Star Wars stories tend to be about hope and perseverance despite overwhelming odds, a theme shared with the mission-driven Sackcloth & Ashes, which launches its first Star Wars collaboration today.
In 2014, CEO Bob Dalton founded the company during a dark time in his life, when his own mother experienced homelessness. “Prior to my mom being on the streets, I was pretty judgmental toward people on the street corners holding signs and asking for money,” Dalton admits. “It was hard for me to wrap my mind around the idea that some of these people weren’t capable of going to get a job. The irony in all of it was that my mom is the hardest working person I know, so it deconstructed my bias. She ended up on the streets due to impulsive decision making and addiction.”
Inspired to do something to help, Dalton called his local homeless shelters to see what could be donated, and they all said “blankets.” Soon after, Dalton got to work and created Sackcloth & Ashes, a company that donates a blanket to a local homeless shelter for each one purchased. Now, nearly 10 years later, “what started as a sewing machine and a roll of fabric has turned into a brand making 15,000+ blankets a month and partnering with iconic brands such as Star Wars,” Dalton says. To date, they’re over a quarter of the way to their goal of donating one million blankets to those in need.
The brand’s latest Star Wars collection pairs simplicity and nostalgia, with silhouetted designs that evoke three of the worlds found in the original trilogy: the sands of Tatooine in Star Wars: A New Hope, the snowy tundra of Hoth from Star Wars: The Empire Strikes Back, and the forests of Endor in Star Wars: Return of the Jedi.
The collection was designed by Jeremy Seick. “Our first challenge when it comes to design is always translating ideas and concepts into something that is weave-able,” Seick says, and for Star Wars he and his team tried some new techniques in the process. “The final product took multiple renditions and several months to accomplish.”
Although a Jedi may not crave adventure, Seick and the design team are fans of exploration and the outdoors, which led them to their inspiration. “We were very inspired by the biomes of Star Wars,” he says. “The rugged landscapes and terrains of Tatooine, Hoth, and Endor really set the scene for the epic journeys that the characters take us on, so we knew that we wanted to pay homage to these places.”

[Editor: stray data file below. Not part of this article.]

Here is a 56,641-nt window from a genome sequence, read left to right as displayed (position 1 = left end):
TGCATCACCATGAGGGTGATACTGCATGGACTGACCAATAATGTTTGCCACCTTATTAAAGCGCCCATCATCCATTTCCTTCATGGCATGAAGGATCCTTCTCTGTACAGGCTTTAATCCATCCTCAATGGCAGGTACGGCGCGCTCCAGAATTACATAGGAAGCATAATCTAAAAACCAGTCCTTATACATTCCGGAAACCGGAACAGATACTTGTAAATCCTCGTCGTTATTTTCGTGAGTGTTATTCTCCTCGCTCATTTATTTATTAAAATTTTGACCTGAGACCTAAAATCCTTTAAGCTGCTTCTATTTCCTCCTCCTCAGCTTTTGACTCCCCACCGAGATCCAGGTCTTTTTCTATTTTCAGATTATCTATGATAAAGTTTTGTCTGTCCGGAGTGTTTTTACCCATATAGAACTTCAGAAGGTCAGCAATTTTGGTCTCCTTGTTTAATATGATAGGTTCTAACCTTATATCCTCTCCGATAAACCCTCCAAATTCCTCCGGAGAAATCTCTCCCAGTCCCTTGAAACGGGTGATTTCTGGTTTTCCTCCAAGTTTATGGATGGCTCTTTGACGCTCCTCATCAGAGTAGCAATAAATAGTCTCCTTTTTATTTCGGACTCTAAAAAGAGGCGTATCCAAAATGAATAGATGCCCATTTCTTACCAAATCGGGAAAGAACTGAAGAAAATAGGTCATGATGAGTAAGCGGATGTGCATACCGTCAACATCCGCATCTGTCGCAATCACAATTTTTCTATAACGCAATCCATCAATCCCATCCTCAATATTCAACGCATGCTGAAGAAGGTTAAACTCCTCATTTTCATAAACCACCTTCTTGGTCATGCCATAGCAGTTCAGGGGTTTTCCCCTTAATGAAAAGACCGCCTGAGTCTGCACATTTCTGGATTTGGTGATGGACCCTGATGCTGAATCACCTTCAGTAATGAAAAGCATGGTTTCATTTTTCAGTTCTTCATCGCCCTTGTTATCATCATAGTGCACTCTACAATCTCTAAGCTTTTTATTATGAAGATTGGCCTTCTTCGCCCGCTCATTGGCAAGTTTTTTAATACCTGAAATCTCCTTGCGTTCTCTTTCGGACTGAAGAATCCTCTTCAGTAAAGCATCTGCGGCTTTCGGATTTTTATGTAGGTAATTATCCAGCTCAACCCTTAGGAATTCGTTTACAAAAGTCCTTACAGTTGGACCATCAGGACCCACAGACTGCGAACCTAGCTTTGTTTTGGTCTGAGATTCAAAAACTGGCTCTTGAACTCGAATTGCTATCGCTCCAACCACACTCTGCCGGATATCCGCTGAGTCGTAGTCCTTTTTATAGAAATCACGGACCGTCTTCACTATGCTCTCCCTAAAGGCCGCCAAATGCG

Sackcloth’s yarn palette is created entirely from recycled materials, Seick notes. “Mostly scraps gathered from factory floors and discarded clothing. We save these materials from landfills and give them new life through a remarkable process that dates back almost a century. The old fabric is sorted by color and then broken down through a dry carding process into fibers. These fibers are then blended with other colored fibers to create new colors. No dye or chemicals ever touch our blankets and the whole process is water free. These fibers are then spun into yarn and made into your new Sackcloth blanket. We chose warm desert tones for Tatooine, cool blues and grays for Hoth, and rich greens and earth tones for Endor.”
Next, designers looked to incorporate some character into each weave. “We tried to pinpoint scenes and characters that really stood out in the storytelling process. We love the dynamic duo that is R2-D2 and C-3PO as they argue their way through the desert. This is where their friendship and our love for them begins,” Seick says. “And what is Tatooine without the truly iconic scene of Luke staring longingly into the sunsets? We love that Luke has no idea of the journey that he is about to go on and all of the adventure that stands before him.”
For Empire, the unmistakable hulking silhouette of an AT-AT has been woven in from the Battle of Hoth, with the planet’s three moons and a looming Star Destroyer overhead. Meanwhile, in the homage to Jedi, the hooded outline of Wicket the Ewok stands front and center. “What would the forest moon of Endor be without Ewoks?” Dalton asks, with other details including the shield generator and the second Death Star.
Dalton hopes fans will find comfort in the new line of soft blankets that celebrate the Hero’s Journey. “At some point in our lives we have to leave the place we call home. For some literally, and for some figuratively. It’s leaving that place of comfort and predictability to face the unknown and discover who you are….Now that I’m older I appreciate more than just the characters and the collectibles [of Star Wars]. I appreciate and have deep gratitude for the story.”
Associate Editor Kristin Baver is the author of the book The Art of Star Wars: The High Republic, host of This Week! In Star Wars, and an all-around sci-fi nerd who always has just one more question in an inexhaustible list of curiosities. Sometimes she blurts out “It’s a trap!” even when it’s not. Follow her on Twitter @KristinBaver.
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